The Spanish were seen in the morning, to windward and still a superior force, but did not renew the action and sailed for Cadiz, where they were blockaded. The British sailed first to Lagos Bay to land their three thousand prisoners then returned to Lisbon. Jervis wrote to all his captains: ‘No language I am possessed of can convey the high sense I entertain of the exemplary conduct of the flag officers, captains, officers, seamen, marines and soldiers embarked on board every ship of the squadron I have the honour to command.’
British casualties were seventy-three killed and around four hundred wounded; Spanish, between one and two thousand killed and wounded. Jervis was created Earl St Vincent; Nelson was knighted, and on 20 February promoted rear admiral, but that was by seniority and before the news of the battle reached England. William Fearney is remembered by Fearney Point on Nelson Island, British Columbia. The prize money for the four captured ships was £14,643 27s 12d. The San Josef served as a flagship in the Royal Navy until 1837 then as a gunnery training ship at Plymouth and was finally broken up in May 1849.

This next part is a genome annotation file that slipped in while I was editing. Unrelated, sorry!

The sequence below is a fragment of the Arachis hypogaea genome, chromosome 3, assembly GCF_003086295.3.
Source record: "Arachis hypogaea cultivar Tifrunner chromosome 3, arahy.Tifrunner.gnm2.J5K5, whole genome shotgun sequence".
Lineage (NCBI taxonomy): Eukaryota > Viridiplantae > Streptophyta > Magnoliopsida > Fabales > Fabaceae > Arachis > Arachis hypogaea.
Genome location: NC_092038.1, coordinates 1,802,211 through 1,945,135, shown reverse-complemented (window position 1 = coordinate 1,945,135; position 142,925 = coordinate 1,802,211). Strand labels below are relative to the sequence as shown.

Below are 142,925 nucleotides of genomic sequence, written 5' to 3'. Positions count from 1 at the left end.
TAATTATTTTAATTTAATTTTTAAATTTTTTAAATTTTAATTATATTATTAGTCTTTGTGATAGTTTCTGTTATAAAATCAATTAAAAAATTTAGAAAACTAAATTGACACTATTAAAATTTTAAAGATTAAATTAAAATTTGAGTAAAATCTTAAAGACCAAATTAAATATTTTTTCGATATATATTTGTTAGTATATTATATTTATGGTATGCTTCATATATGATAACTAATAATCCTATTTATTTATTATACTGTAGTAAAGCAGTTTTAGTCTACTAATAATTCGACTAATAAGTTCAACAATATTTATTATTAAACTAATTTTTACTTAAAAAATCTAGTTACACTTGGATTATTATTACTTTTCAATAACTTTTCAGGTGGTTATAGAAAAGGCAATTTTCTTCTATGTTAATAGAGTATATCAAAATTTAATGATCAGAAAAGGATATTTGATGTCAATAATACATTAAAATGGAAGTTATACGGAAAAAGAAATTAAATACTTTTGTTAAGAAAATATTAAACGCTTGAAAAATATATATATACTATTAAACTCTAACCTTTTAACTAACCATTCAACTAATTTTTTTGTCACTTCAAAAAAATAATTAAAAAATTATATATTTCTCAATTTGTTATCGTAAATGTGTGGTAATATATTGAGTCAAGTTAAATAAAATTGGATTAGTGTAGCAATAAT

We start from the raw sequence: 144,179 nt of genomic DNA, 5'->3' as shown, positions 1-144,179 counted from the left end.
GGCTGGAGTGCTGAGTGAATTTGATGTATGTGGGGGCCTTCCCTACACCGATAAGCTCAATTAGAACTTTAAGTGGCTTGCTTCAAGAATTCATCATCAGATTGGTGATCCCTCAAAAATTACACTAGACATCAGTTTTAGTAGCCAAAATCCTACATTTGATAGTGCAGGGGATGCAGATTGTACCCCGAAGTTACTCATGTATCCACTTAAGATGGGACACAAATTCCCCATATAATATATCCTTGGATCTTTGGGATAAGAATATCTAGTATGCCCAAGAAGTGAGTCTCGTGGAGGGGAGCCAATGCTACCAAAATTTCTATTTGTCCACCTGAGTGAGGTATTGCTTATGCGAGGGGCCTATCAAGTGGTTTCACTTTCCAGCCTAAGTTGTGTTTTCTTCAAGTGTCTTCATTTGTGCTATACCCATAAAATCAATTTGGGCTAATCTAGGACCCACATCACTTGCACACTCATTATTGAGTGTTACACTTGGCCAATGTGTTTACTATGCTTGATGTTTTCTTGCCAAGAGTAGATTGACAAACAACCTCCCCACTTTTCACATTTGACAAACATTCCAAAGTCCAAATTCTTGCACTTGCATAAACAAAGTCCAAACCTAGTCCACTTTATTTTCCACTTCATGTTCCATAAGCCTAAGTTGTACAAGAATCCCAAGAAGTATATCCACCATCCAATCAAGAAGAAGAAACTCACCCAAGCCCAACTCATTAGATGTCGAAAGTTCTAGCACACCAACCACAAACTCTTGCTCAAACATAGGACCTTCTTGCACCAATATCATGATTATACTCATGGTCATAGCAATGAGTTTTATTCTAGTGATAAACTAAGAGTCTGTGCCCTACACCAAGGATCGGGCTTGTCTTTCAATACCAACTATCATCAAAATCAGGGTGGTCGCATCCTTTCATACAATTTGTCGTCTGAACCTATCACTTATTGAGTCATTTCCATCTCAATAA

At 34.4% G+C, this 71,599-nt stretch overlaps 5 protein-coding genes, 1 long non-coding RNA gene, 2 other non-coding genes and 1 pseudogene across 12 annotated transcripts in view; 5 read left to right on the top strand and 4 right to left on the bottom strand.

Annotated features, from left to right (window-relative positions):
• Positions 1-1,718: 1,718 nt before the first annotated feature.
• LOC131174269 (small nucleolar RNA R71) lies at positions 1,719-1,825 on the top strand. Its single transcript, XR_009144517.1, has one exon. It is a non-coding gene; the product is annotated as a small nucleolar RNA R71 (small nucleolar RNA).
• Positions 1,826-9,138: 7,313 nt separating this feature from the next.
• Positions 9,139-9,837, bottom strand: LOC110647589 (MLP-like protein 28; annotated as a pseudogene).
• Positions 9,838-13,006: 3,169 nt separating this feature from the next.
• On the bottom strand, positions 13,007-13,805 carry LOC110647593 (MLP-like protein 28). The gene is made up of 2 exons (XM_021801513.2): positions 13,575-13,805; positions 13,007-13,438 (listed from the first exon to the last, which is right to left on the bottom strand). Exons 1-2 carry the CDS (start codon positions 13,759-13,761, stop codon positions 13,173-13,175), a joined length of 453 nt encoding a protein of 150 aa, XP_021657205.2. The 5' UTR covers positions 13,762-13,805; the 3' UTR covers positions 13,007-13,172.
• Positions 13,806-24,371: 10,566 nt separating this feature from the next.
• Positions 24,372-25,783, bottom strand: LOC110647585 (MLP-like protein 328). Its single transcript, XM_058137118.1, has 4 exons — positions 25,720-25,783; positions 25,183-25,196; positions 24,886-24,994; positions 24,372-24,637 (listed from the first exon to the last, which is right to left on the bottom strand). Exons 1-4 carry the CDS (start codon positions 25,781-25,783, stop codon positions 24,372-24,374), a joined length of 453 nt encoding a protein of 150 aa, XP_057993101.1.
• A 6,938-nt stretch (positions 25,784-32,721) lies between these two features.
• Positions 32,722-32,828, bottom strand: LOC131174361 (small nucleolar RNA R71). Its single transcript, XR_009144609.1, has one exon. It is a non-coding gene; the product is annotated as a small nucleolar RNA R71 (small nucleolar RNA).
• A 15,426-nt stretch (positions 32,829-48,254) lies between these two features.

George Parsons was born in Lambeth, in Surrey, around 1783. He joined the Royal Navy in July 1795 as a first-class volunteer in the 98-gun Barfleur, Captain James Dacres. At St Vincent the Barfleur was immediately astern of the Victory, and Parsons was a midshipman, stationed on the quarter deck. He was then a signal midshipman in the Foudroyant, under Nelson, commanded a gun boat in the expedition to Egypt and was promoted lieutenant in 1802. He took part in the Battle of Copenhagen in 1807 and the action of the Basque Roads in 1809 before retiring due to ill health in 1810. He became an Admiralty agent in Atlantic steam packets, and in 1843 he published his Nelsonian Reminiscences, where this account appears.
The 13th of February 1797 was employed by the British squadron, under Sir John Jervis, in getting ready for the ensuing fight, on which depended not only the fate of England, but the civilised world . . . Grinding cutlasses, sharpening pikes, flinting pistols, arming the boarders; filling powder, and fitting well-oiled gunlocks on our immense artillery by the gunners, slinging our lower yards with chains; and, in short, preparing a well-organised first-rate for this most important battle. The men and officers seemed to me to look taller, and the anticipation of victory was legibly written on each brow.